The latest international news, analysis and features on the HIV epidemic from AVERT. Share your views and expertise with your peers in the comments box below the articles.
Informing patients that they will receive an HIV test and giving them the option to decline it, yields a significantly higher HIV testing rate than simply informing them that testing is available.
46% of people living with HIV do not know they have it. Stigma surrounding HIV remains one of the biggest reasons people are not testing.
Good news for HIV treatment monitoring from The Global Fund to Fight AIDS, Tuberculosis and Malaria (The Global Fund), the largest funder of the international HIV response. The Global Fund is taking action to make viral load testing more accessible. These crucial tests check that people are taking the correct HIV treatment, and are prohibitively expensive in many countries. The Global Fund has teamed up with seven manufacturers of the test to bring down the cost.
Britain’s first legally approved HIV self-test kits are on sale as of today in England, Scotland and Wales. The HIV self-kit allows people to do an HIV test in the safe environment of their home without the need to fill out paperwork or the intervention of a clinic.
The UK lifted its legal ban on HIV home testing in April 2014, but manufacturers were not able to market a test with a CE mark - indicating that the test conforms to minimum European standards for accuracy and ease of use - until today.
Researchers from Colombia University have developed a device that can be plugged in to a smartphone, and has the ability to test for both HIV and syphilis. The dongle can conduct point-of-care testing from a finger prick of blood, using cheap and disposable cartridges, delivering a result in just 15 minutes, and at a fraction of the cost of a typical HIV test.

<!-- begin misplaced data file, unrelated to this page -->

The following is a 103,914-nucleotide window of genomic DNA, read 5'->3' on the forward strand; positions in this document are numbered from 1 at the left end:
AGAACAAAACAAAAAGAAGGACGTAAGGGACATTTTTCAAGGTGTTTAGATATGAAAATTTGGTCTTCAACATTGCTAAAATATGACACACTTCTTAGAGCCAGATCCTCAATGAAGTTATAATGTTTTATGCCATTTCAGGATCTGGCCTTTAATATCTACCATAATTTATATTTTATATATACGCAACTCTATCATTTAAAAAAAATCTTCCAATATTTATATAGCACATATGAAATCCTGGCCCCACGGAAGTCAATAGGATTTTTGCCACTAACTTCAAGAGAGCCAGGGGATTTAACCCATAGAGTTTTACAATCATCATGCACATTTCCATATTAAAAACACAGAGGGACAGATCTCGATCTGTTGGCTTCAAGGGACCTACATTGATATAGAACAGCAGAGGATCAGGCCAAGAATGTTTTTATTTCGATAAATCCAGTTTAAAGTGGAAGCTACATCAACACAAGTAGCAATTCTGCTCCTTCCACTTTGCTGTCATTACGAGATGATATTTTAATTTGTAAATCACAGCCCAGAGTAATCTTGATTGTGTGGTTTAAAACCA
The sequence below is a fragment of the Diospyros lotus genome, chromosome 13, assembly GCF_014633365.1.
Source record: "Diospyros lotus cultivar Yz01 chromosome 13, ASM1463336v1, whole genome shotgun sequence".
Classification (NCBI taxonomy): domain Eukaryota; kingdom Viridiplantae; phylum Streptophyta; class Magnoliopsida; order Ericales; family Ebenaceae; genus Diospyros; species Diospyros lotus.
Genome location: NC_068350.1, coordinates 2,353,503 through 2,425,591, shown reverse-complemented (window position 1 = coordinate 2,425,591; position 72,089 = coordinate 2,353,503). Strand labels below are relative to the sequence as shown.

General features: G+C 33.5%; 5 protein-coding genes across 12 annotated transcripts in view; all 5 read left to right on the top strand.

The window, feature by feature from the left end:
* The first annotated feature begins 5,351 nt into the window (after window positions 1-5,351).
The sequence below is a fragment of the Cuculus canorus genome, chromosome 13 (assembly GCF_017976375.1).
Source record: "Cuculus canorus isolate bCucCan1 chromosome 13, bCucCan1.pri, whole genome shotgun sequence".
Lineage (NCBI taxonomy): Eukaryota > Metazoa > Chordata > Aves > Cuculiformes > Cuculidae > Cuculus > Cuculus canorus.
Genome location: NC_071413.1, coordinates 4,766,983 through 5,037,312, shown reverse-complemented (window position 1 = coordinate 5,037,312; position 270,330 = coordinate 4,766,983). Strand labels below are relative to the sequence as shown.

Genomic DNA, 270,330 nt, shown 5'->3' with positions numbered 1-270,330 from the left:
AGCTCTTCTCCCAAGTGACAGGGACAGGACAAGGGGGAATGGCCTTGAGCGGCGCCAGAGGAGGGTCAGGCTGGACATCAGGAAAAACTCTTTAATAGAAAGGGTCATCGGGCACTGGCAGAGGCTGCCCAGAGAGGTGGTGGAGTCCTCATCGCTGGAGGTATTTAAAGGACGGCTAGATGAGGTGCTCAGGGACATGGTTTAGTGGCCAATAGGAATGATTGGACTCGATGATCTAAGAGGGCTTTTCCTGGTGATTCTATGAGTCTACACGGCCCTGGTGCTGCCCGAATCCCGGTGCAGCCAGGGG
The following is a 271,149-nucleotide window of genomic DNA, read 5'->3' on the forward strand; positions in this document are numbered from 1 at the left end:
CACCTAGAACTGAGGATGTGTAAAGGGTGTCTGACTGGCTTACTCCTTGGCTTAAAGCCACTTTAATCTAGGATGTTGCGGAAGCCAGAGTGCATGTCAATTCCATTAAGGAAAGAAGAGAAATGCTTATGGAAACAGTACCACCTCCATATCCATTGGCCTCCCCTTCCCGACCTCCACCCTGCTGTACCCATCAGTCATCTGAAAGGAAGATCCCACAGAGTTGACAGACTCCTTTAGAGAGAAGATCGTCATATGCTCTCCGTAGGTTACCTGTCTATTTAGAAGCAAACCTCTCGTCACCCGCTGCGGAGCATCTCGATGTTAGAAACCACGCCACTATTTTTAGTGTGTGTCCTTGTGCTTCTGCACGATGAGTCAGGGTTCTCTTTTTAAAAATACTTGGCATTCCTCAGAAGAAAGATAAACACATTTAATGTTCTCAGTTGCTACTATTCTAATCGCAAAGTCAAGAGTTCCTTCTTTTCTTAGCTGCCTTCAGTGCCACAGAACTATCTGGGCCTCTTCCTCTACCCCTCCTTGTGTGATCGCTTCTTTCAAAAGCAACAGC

Extensive efforts to test all adults for HIV in a rural area of Kenya has resulted in the discovery of 1,300 people newly infected which HIV. However, only a few of these newly diagnosed took up treatment after diagnosis, as concluded in a new study in the Lancet HIV.
New research from Lesotho provides more insight into what types of community-based HIV testing and counselling (HTC) are most effective in reaching people with HIV services in resource-limited settings. The cluster randomised control trial, published in PLOS One, looked at whether home-based HTC (HB-HTC) resulted in a higher uptake of HTC than delivery through community gathering and mobile clinics (MC-HTC).
Face-to-face interaction and networking has been found to be a more effective method of engaging people in HIV testing rather than standard health referral systems a new study has found.
Self-testing for HIV can be an effective way of increasing uptake of HIV testing and reaching high risk sub-groups of men who have sex with men (MSM) in China. An online survey conducted in China, found that 20.3 percent of MSM in the country had self-tested for HIV at least once in their lives.
HIV self-testing kits can now be bought over-the-counter in the UK. In April 2014, the UK government made it legal for people to test and diagnose themselves for HIV at home. At this time it was expected that the availability of home HIV tests would take another 8 till 10 months, but the first HIV self-test is now available this week. Brought to the UK market by Home HIV Test, it is now easier and more convenient for people who are afraid of being diagnosed by a GP or at a local clinic.